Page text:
Posts Taged value-creation-chain

The One Year, Thirty Minute Challenge :: Week 20 :: Value Creation :: Economic Value Creation

Earlier in the One Year, Thirty Minute Challenge (week 11) we examined Experiential Value Creation – the gap between what the customer pays for our product or service and the worth and enjoyment they experience from the purchase. The goal is to widen that gap as much as possible, so the customer’s enjoyment of their purchase far exceeds the monetary investment. In that exercise, we explained the three ways that customers interact with purchases and how to maximize those interactions to create the greatest experiential value. Experiential value creation involves the sometimes-subjective evaluation of customers.

This week’s One Year, Thirty Minute Challenge is the purely objective exercise of economic value creation. Economic Value Creation is the gap between the sales price of our product or service and the cost to produce that product or service.

In economic value creation, we want to push the Sales Price and the Cost as far apart as possible. This is the money we get to keep. It’s fairly easy to track because we know all of the numbers. Successful Experiential Value Creation allows us to push the sales price up. In this week’s exercise, we want to work on pushing the cost down.

Costs fall into two categories – variable and fixed. Variable costs (expressed as cost of goods sold when broken down by sold unit) are those costs that go up and down based on the number of times the product or service is delivered – every cheeseburger sold has a bun, a piece of cheese, a hamburger patty, a squirt of mustard, three pickle slices, a wax paper wrapper and 4 minutes of employee time devoted to frying, dressing, wrapping and delivering the finished product. Every therapy session has 55 minutes of the counselor’s time. The more times the product or service is delivered, the more costs we incur. Fixed costs are those we incur simply by being open. If we serve 2 or 200 customers, they do not change. Rent, utilities, communications, hardware, software, and insurance typically fall into this bucket.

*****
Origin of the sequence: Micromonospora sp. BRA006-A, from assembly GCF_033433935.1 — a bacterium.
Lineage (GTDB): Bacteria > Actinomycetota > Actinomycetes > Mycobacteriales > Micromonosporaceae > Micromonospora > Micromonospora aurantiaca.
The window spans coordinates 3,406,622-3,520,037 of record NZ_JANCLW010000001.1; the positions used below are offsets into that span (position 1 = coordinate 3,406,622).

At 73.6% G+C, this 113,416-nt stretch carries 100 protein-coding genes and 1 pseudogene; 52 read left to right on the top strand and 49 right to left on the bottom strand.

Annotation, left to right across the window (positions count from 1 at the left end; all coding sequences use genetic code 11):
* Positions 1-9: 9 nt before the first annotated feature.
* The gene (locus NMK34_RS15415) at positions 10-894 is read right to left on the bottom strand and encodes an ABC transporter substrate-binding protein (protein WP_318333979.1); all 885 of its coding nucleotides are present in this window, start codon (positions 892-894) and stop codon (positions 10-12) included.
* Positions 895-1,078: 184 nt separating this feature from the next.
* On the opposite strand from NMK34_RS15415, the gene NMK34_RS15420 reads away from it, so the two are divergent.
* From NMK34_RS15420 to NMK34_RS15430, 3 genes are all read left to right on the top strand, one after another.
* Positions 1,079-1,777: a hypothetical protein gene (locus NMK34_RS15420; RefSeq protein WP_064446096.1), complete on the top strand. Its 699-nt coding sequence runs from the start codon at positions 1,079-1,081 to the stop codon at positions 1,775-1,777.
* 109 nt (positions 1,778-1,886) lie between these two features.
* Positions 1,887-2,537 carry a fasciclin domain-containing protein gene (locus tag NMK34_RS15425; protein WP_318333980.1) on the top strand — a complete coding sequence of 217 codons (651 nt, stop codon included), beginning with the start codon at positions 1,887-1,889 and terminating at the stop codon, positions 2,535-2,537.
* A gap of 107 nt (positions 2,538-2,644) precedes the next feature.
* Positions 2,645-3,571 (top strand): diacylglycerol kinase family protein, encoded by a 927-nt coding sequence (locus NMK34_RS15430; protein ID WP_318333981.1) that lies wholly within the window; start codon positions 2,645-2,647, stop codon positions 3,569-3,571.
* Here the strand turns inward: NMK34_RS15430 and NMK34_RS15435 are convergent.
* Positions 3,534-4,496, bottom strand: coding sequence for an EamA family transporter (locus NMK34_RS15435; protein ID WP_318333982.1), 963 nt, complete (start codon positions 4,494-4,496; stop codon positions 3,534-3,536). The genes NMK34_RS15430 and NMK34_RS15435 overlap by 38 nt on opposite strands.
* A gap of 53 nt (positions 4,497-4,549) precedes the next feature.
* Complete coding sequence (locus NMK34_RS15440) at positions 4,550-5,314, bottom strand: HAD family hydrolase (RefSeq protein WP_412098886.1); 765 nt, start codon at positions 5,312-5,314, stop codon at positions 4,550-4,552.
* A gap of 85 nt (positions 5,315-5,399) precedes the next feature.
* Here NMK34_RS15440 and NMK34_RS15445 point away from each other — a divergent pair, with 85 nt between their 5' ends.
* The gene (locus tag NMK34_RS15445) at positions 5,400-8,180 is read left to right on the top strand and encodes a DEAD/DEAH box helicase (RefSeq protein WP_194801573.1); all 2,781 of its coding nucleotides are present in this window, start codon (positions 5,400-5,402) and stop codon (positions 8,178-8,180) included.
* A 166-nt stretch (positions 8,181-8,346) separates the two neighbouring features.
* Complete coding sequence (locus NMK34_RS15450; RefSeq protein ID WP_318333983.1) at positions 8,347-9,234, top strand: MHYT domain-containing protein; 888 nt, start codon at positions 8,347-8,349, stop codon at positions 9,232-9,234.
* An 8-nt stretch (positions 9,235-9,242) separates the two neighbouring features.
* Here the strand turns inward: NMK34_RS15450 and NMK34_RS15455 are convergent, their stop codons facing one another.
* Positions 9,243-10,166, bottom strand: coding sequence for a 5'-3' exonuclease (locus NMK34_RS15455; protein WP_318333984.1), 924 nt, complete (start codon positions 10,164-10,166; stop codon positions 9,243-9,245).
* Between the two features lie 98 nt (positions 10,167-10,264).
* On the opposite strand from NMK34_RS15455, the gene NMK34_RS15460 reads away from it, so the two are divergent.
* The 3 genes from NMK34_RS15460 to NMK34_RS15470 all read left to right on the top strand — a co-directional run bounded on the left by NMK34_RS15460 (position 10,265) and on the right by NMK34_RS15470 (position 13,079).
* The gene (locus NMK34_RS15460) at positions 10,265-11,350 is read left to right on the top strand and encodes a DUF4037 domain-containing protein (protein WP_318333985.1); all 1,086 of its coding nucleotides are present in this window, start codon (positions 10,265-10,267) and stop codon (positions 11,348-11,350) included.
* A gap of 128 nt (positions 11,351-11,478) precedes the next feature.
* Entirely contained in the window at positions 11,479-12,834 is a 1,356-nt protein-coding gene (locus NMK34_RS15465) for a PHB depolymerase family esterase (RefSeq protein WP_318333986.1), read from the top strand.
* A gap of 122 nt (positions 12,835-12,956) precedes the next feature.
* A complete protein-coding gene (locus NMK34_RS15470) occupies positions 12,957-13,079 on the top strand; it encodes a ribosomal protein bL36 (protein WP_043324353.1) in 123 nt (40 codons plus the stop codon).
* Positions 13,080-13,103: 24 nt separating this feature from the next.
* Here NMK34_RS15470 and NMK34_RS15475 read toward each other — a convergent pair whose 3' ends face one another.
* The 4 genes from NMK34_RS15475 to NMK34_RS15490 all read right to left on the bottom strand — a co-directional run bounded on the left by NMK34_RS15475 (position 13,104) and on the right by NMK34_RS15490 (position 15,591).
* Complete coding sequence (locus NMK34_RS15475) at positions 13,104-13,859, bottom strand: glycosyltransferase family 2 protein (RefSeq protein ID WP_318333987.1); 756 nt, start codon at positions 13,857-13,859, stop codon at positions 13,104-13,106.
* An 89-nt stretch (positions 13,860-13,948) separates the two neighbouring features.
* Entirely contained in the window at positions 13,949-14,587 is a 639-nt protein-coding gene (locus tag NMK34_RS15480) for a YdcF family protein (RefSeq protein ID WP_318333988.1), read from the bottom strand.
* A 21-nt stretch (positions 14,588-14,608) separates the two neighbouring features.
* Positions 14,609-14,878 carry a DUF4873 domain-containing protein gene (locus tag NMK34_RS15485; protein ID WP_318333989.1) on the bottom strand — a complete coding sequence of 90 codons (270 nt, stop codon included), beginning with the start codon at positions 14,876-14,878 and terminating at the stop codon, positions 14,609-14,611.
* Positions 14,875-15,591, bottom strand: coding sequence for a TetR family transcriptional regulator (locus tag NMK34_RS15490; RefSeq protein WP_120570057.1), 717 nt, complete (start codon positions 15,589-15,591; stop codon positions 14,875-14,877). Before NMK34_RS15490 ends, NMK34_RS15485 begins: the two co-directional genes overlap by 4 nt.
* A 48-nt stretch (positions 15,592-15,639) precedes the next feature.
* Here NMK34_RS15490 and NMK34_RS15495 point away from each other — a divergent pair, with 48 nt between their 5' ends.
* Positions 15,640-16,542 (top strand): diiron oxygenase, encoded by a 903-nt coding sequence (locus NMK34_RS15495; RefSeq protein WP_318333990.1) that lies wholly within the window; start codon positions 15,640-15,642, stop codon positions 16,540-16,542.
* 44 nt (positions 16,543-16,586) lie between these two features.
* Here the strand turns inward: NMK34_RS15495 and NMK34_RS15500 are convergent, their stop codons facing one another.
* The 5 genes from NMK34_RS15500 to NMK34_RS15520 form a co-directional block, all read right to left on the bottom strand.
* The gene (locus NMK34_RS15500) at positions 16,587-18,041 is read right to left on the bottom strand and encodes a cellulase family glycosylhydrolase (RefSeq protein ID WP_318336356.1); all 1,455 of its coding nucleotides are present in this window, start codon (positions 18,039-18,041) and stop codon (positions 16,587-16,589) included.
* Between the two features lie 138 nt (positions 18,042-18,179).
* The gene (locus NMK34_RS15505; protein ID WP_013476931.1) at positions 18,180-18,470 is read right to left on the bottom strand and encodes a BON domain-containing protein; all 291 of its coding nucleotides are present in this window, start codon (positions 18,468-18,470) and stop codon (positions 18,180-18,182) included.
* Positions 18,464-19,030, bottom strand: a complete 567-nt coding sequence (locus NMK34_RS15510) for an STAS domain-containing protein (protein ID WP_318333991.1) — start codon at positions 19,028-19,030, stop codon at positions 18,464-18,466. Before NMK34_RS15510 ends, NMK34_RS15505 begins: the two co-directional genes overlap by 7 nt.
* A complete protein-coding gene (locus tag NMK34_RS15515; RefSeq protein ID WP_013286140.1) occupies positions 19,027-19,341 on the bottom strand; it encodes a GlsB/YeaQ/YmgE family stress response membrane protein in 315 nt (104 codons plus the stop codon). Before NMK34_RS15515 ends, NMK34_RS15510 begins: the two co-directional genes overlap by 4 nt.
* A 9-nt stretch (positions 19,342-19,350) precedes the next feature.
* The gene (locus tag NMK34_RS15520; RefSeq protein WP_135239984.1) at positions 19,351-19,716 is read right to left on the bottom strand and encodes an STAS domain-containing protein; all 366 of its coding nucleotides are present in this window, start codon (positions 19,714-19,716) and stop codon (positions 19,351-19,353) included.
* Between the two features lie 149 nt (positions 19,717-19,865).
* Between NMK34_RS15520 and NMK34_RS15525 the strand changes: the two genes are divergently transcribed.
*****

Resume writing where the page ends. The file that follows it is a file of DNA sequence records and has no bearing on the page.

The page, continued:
I want to discuss variable costs in the context of the value creation chain.This week’s exercise is devoted primarily to variable costs, but certainly attention should be devoted to reducing fixed costs. We should be regularly checking price vs. value on our office space, insurance, technology and more.

Inputs > Transformation Activities > Outputs

Here are a couple of samples of value creation chains from very different industries.

Economic value creation improves by moving through the value creation chain better, faster and cheaper.

One manifestation of better can be quality – that could be evidenced by fewer defects – i.e. your quality control people find fewer parts that don’t meet your specifications or that need to be reworked. Better could also mean that the raw materials are free from problems. That opens up the entire vendor or supplier discussion – do all of the vendor’s raw materials for your product perform as expected. Is the quality consistent or do they vary wildly from batch to batch? Do you have tools in place to measure vendor performance so you can identify underperforming vendors and defective batches? Do you have initiatives in place that stop or reduce defects in the process? Initiatives that keep your production people from making mistakes? If you’ve visited someone in the hospital lately and been there when the nurse has administered medication, you’ve seen a procedure that makes patient care “better” – the nurse scanned the wristband on the patient’s arm, then scanned a barcode on the medicine he or she was about to administer. That allows the EMR system to alert them if a wrong medication is about to given to the patient. Better might be more effective use of personnel, materials or machinery. In short, “better” can represent exploiting a host of operational opportunities.